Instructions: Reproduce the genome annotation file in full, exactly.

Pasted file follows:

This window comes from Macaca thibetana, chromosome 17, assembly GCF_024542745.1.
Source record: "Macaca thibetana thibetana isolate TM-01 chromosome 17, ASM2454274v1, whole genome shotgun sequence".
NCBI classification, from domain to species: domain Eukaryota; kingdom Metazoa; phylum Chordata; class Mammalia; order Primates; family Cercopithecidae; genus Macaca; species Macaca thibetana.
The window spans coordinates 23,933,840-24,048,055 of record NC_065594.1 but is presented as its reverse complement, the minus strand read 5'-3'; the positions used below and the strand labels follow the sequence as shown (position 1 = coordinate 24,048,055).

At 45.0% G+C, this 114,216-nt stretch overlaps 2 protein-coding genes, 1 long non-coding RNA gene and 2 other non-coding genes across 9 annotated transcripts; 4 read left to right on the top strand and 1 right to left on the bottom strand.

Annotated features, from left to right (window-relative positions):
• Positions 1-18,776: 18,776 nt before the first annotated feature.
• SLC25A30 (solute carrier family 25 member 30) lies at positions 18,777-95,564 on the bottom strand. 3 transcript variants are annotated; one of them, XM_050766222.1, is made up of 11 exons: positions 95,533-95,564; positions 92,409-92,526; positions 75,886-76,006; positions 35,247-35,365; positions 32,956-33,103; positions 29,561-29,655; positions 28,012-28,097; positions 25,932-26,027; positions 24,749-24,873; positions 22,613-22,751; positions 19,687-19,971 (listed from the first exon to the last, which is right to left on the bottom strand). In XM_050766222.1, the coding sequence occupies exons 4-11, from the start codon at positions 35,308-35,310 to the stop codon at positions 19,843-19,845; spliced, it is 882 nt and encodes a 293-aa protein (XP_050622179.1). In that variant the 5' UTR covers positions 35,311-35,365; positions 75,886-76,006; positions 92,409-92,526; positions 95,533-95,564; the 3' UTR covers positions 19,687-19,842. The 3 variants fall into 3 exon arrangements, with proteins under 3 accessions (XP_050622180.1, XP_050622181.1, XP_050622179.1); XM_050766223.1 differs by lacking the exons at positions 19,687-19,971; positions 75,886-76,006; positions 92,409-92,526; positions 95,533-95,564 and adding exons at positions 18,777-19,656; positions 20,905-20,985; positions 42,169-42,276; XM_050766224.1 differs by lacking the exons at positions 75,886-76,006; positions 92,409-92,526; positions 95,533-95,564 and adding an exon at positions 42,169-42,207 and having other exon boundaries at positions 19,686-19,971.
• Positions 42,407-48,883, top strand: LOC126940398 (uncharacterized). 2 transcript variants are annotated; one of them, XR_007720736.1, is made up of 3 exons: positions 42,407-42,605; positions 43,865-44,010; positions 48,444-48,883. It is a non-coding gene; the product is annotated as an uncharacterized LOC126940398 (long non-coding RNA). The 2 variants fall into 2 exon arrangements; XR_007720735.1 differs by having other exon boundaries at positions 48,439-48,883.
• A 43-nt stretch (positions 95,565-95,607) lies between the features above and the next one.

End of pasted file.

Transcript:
This window comes from Macaca thibetana, chromosome 17, assembly GCF_024542745.1.
Source record: "Macaca thibetana thibetana isolate TM-01 chromosome 17, ASM2454274v1, whole genome shotgun sequence".
NCBI classification, from domain to species: domain Eukaryota; kingdom Metazoa; phylum Chordata; class Mammalia; order Primates; family Cercopithecidae; genus Macaca; species Macaca thibetana.
The window spans coordinates 23,933,840-24,048,055 of record NC_065594.1 but is presented as its reverse complement, the minus strand read 5'-3'; the positions used below and the strand labels follow the sequence as shown (position 1 = coordinate 24,048,055).

At 45.0% G+C, this 114,216-nt stretch overlaps 2 protein-coding genes, 1 long non-coding RNA gene and 2 other non-coding genes across 9 annotated transcripts; 4 read left to right on the top strand and 1 right to left on the bottom strand.

Annotated features, from left to right (window-relative positions):
• Positions 1-18,776: 18,776 nt before the first annotated feature.
• SLC25A30 (solute carrier family 25 member 30) lies at positions 18,777-95,564 on the bottom strand. 3 transcript variants are annotated; one of them, XM_050766222.1, is made up of 11 exons: positions 95,533-95,564; positions 92,409-92,526; positions 75,886-76,006; positions 35,247-35,365; positions 32,956-33,103; positions 29,561-29,655; positions 28,012-28,097; positions 25,932-26,027; positions 24,749-24,873; positions 22,613-22,751; positions 19,687-19,971 (listed from the first exon to the last, which is right to left on the bottom strand). In XM_050766222.1, the coding sequence occupies exons 4-11, from the start codon at positions 35,308-35,310 to the stop codon at positions 19,843-19,845; spliced, it is 882 nt and encodes a 293-aa protein (XP_050622179.1). In that variant the 5' UTR covers positions 35,311-35,365; positions 75,886-76,006; positions 92,409-92,526; positions 95,533-95,564; the 3' UTR covers positions 19,687-19,842. The 3 variants fall into 3 exon arrangements, with proteins under 3 accessions (XP_050622180.1, XP_050622181.1, XP_050622179.1); XM_050766223.1 differs by lacking the exons at positions 19,687-19,971; positions 75,886-76,006; positions 92,409-92,526; positions 95,533-95,564 and adding exons at positions 18,777-19,656; positions 20,905-20,985; positions 42,169-42,276; XM_050766224.1 differs by lacking the exons at positions 75,886-76,006; positions 92,409-92,526; positions 95,533-95,564 and adding an exon at positions 42,169-42,207 and having other exon boundaries at positions 19,686-19,971.
• Positions 42,407-48,883, top strand: LOC126940398 (uncharacterized). 2 transcript variants are annotated; one of them, XR_007720736.1, is made up of 3 exons: positions 42,407-42,605; positions 43,865-44,010; positions 48,444-48,883. It is a non-coding gene; the product is annotated as an uncharacterized LOC126940398 (long non-coding RNA). The 2 variants fall into 2 exon arrangements; XR_007720735.1 differs by having other exon boundaries at positions 48,439-48,883.
• A 43-nt stretch (positions 95,565-95,607) lies between the features above and the next one.